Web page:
I don’t want to say that, I don’t want to be prescriptive, because you can never be prescriptive or dogmatic about art. Conflict is not going anywhere. I just don’t think it’s our only dance step. It’s not the only card in the human deck. An artist needs to collaborate—with themselves, with all the different aspects within ourselves—and tell stories about that with other people, to other people.

So in creating The Technique you were responding to a feeling that there wasn’t something supporting the kinds of stories you wanted to tell?
Stanislavski is a genius. He’s like Shakespeare, right? But, Stanislavski, he was from the late 1800s. Meisner, and Strasberg, Adler and Hagen too, they were all born in the early 1900s. I kept going, ‘I need more tools.’ Because I worked in the avant-garde. I like to push form. It’s very important about my work. Ever since I was a little kid, what I wanted to do was push form. I want to say, what is storytelling now?

What’s relevant now? And how can we tell stories about that.

Do you have answers to those questions?
Well, I have questions that address those questions. Because the key to The Technique is investigation. And the second that I say that anything is this or that way, I become another irrelevant technique. This is not earth shattering. Technique is all about access to yourself and the evolution of your self-expression. That’s all technique is for. At a certain point, I worked in the avant-garde, I was very interested in fusion blend, blending dance and film and creating more complete experiences, that were created outside the traditional three act structure, that were not built in a model that has peaks on certain page counts. There’s a very strict formula we’ve been working within: the Hero’s Journey, conflicting wants and creating dramatic tension through conflict.

And it doesn’t necessarily lead to authentic storytelling.
It can’t. Anymore than it would in your own life to follow the script that somebody else gave you to live your life by. Authenticity means the authority of its creator. So when you’re trying to tell your story, it’s an art form. It’s not random, so there are certain things that you need to at least think about: What’s the thing about? How are you structuring it so it’s actually about that rather than dialogue that talks about it? How does it have rhythm? How are we connecting to the feeling? And how does this come across in an individual visceral way that’s true to any particular artist?

Let’s talk about the three-day Lab.
I created this Technique. It has 34 different aspects that relate to all the different levels of the mise-en-scene, i.e. scene, action, character, all that stuff. And what I’m doing is taking The Technique and making it episodic, what I do is basically create chapters so that you can come for a weekend and be inside of a chapter. Rather than having the whole multi-week immersive ride, I’m now giving weekend episodes. You can binge on them if you want to and take them all together, or you can take them separately. But it’s a way to engage with The Technique, to get some of the tools and apply them if you have content. Or if you don’t, they might inspire content.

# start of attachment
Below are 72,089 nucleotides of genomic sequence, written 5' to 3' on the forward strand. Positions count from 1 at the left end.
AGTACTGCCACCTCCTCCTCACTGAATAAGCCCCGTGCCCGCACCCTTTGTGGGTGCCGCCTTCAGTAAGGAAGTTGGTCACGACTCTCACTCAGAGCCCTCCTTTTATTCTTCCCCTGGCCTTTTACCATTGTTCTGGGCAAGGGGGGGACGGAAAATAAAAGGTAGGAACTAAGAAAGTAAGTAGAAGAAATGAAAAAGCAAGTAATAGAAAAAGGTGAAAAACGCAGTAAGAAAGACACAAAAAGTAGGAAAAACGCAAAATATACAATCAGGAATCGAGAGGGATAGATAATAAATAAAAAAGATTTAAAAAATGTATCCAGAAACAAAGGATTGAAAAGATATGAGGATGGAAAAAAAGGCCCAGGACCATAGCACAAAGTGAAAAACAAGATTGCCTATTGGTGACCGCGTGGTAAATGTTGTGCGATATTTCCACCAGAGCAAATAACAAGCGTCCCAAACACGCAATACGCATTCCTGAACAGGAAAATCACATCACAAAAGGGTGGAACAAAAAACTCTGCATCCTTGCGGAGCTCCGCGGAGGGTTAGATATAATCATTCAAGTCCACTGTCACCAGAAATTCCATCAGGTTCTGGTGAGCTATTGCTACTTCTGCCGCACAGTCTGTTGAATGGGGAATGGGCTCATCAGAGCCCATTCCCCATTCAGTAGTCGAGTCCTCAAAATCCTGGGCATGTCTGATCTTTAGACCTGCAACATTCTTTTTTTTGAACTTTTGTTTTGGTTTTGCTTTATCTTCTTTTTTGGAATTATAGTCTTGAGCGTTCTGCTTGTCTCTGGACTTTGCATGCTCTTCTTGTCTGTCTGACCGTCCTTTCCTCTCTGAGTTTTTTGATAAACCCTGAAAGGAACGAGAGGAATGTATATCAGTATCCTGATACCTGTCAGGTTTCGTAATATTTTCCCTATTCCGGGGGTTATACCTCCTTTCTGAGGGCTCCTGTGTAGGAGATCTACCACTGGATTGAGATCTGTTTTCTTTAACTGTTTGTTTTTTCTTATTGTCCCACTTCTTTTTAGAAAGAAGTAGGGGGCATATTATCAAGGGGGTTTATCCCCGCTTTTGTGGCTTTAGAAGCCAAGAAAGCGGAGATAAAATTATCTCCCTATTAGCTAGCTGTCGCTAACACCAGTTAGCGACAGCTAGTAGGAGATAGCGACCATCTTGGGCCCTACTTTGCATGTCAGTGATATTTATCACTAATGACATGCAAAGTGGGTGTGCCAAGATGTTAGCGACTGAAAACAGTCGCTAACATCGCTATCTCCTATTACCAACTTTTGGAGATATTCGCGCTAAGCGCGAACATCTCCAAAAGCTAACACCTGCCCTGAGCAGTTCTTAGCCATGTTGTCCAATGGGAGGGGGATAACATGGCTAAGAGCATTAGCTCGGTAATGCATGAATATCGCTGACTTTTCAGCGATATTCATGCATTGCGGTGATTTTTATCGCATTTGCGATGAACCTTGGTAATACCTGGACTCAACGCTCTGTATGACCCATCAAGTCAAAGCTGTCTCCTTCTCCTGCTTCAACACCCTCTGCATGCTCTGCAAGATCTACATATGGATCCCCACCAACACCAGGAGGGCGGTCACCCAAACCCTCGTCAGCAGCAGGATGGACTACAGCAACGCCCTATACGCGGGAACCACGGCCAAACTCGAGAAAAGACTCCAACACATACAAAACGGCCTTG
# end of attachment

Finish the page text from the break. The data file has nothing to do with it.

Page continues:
And the first chapter of that is about the motor of the movie. Of the project, really. It doesn’t have to be a movie. It could be a song or a book. It crosses all platforms. That is something unique about it. It’s for directors, it’s for actors, it’s for DPs, it’s for producers,… writers. Very different than Lee Strasberg who was creating something actor-specific.

So, each weekend of the three-day Labs explores a different chapter of The Technique.
Yes, Chapter One is about the motor of the movie and the “nugget,” which is really a combination of actions and feelings that speak to your theme. But I want you to think about how the theme is not just something you say, it has to be done through the actions of the movie itself, or the episodic itself.

We tend to separate theme and plot in our heads and we think that theme is something that’s cerebral—it’s a logline or a slogan, it’s a metaphor or something like that. Or it’s a debate—this versus that. We kind of come up with some intellectual idea of what the thing is about and then some cool ideas for stories, some story points. And then at some point in the movie people get together and talk about…

The theme.
Yeah: ‘this is why we just did all that.’ Theme means to put and drama means to do. Put them together and the theme of the drama is what you put in the drama for people to do. And right now, we’re getting a lot of dialogue and we’re getting a lot of moment-based or behavior-based, something we call character-driven but the storylines are…

There is no motor.
Well, I just want you to think about how theme and story are connected. They are each other. The actions of the movie are embedded in the meaning.

Just like in life, there’s a big difference between talking about it and doing it. So, let’s say you want to be with the love of your life in a committed, monogamous way. If you want that kind of marriage, what’s an action verb that has to happen for that to take place? What do two committed partners have to do in order to be committed to one another?